You know what it’s like when you are looking forward to something you enjoy. Say, the trip you are planning over spring break. Perhaps this year you are going to spend five days at Cocoa Beach in Florida. You’ve been there before, so you have a good picture in mind of what to expect: feeling the sand between your toes, soaking up the warm rays of the sun, walking the beach at sunset, watching the “pelican patrol” cruise the shoreline from 40 feet up.
What is the impact of eagerly anticipating this trip in the months and weeks beforehand? It can make a dreary day seem a little brighter, make the bitter cold of winter seem a little more bearable, bring a smile to your face in the middle of the day when your mind wanders to sights and sounds and smells of your sunny destination.
As believers in Jesus we have something truly wonderful to look forward to: the return of our Lord! Jesus promised very clearly to His disciples, “I will come back” (John 14:3). The Apostles, as they wrote Scripture under the inspiration of God’s Spirit, picked up the refrain and repeated Christ’s promise. Indeed, the Apostle John closes out the Bible with the promise of Jesus to come back, and with an exuberant exclamation of his own in response: “He who testifies to these things says, ‘Surely I am coming soon.’ Amen. Come, Lord Jesus!” (Revelation 22:20)
What would it look like if we lived in eager anticipation of Christ’s return? The New Testament book of 1 Thessalonians provides some answers to that question. Over the past number of weeks we have been focusing on 1 Thessalonians during our worship services, calling this series, “Living in the light of Christ’s return.”
Did you know that each of the five chapters of 1 Thessalonians mentions Christ’s return? The Apostle Paul reminds the believers over and over in the book that Jesus is returning. The point seems to be that we need to be thinking about Christ’s return. We need to live with a conscious awareness that this spectacular event will occur. In fact, we are one day closer to it today than we were yesterday.
Perhaps a conscious awareness of Christ’s return is part of what Paul meant when he said, “having put on the breastplate of faith and love, and for a helmet the hope of salvation” (1 Thessalonians 5:8, emphasis added). That is, we need to guard our minds with the confident expectation that Jesus will come back to rescue us—“the hope of salvation.” Or, as Paul states in 1:10, “to wait for [God’s] Son from heaven, whom he raised from the dead, Jesus who delivers us from the wrath to come.” We are to look for Jesus to come back for us from heaven, to wait expectantly for Him.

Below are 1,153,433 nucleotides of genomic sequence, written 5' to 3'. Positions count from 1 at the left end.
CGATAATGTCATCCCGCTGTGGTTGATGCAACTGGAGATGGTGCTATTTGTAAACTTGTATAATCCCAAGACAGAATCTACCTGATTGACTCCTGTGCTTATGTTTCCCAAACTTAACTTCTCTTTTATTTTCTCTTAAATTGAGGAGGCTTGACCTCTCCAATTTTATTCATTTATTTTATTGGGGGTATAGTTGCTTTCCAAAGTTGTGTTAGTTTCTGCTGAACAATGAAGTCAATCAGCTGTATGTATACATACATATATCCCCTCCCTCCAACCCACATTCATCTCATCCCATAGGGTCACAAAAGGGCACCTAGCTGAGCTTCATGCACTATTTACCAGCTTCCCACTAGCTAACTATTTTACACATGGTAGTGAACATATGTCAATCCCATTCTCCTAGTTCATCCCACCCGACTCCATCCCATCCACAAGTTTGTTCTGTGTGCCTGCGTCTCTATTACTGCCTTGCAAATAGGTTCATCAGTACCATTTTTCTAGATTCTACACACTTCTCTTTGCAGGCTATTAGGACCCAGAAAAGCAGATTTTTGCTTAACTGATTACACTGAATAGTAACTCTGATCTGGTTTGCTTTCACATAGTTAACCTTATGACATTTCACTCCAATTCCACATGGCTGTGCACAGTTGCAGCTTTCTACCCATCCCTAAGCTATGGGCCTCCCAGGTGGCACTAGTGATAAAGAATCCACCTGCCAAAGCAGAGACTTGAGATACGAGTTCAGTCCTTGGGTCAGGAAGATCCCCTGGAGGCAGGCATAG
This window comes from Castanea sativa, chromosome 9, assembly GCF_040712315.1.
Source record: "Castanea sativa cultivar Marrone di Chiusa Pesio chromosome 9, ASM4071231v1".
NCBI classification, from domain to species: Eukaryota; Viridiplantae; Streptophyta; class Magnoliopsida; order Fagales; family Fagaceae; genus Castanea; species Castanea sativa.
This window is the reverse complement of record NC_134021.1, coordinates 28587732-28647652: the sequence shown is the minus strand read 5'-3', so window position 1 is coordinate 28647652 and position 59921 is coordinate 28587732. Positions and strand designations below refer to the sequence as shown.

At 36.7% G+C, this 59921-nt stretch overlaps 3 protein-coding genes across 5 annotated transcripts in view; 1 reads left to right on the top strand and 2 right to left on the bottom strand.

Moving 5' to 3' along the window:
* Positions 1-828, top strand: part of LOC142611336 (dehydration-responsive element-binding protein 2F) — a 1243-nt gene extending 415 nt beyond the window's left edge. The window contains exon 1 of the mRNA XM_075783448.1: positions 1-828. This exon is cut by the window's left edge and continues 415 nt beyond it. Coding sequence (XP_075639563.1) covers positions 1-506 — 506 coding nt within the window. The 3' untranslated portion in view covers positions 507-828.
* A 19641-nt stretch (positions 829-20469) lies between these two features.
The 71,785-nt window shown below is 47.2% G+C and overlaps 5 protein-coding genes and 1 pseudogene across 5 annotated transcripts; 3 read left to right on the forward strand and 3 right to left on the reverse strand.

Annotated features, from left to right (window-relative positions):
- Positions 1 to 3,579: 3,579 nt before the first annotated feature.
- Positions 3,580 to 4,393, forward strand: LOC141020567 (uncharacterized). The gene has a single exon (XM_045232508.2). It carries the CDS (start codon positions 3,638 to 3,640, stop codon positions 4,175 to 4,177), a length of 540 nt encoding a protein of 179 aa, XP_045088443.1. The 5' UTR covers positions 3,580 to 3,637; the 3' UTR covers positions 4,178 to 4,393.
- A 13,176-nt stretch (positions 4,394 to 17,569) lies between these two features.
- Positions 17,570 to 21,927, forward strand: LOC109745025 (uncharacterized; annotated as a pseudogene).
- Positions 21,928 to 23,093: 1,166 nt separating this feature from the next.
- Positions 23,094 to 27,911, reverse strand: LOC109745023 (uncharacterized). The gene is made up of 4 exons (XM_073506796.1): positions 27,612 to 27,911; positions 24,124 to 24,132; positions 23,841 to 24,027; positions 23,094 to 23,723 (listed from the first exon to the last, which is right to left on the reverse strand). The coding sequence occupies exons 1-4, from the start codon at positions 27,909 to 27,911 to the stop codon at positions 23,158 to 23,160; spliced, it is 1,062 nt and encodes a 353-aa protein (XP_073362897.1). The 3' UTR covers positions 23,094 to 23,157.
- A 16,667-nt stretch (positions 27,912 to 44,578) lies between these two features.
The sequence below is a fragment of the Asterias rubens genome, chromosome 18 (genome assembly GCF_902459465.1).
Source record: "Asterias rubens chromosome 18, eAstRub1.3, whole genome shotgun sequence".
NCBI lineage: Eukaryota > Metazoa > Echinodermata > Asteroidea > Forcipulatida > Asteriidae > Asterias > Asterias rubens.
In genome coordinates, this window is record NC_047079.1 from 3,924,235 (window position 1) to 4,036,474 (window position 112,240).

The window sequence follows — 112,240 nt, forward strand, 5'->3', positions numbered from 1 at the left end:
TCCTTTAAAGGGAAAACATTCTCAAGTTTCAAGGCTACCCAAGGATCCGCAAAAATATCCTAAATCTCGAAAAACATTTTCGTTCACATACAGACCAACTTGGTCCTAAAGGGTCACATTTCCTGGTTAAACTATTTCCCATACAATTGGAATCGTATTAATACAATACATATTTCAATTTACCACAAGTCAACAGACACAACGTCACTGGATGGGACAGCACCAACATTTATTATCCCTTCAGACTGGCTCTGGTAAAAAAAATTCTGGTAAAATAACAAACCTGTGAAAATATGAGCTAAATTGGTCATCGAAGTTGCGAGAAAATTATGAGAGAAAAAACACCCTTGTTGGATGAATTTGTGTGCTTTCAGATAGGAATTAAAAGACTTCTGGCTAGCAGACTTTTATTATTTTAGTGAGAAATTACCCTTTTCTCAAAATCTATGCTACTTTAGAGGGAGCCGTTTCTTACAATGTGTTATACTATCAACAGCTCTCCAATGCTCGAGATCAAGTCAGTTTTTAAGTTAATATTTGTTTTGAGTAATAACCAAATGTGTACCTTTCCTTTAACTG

This is the beginning point of living with an eager anticipation of Christ’s return: we actually think about it, our minds wander to that wonderful prospect in a slow moment during the day and a smile comes to our face.
But beyond merely thinking about that day, living in the light of Christ’s return should affect our choices and actions. One choice it leads us to make is to love our brothers and sisters in Christ more and more (4:9-10). We can demonstrate this love in any number of ways but one way Paul repeats twice over is to encourage one another. In 1 Thessalonians 4:18, he exhorts believers to “encourage one another with these words.” What words? The words of truth he had just written in 4:13-17 about Christians who have died. They are with the Lord and when Christ returns, He will bring these deceased Christians back with Him. At that time we will experience a grand reunion with them and, more especially, with Christ! These are words that bring real comfort to bereaved believers who are grieving their loss of a dearly loved brother or sister in Christ. We need to speak such words to one another. If we are to live in the light of Christ’s return, we need to be speaking God’s words to one another in order to build up one another (5:11) in Christ.
Another way we can live in the light of Christ’s return is to live holy lives. This receives very direct attention from Paul in chapter 4: “for this is the will of God for you, your sanctification: that you abstain from sexual immorality” (verse 3). God’s people dare not embrace the sexual values of their culture. That was just as true of the Thessalonian believers in A.D. 51 as it is of American believers in A.D. 2018. Paul goes on to say that we “are children of the light, children of the day. We are not of the night or of the darkness. (1 Thessalonians 5:5) As we anticipate the coming of Jesus, we want to learn what pleases God and to pursue His will more and more (4:1).
Paul concludes his letter to the Thessalonians with a bullet list of more specific ways that anticipating Christ’s return should shape our live. For instance, we are to rejoice always, to pray without ceasing, and to give thanks in everything. (You can read the rest of the list in 1 Thessalonians 5:12-22).
Paul also closes with a wonderful word of encouragement: our faithful God is the One who sanctifies us (5:23-24).
Jesus is coming back. Let’s eagerly look for Him to return, and let’s live in the light of that great day!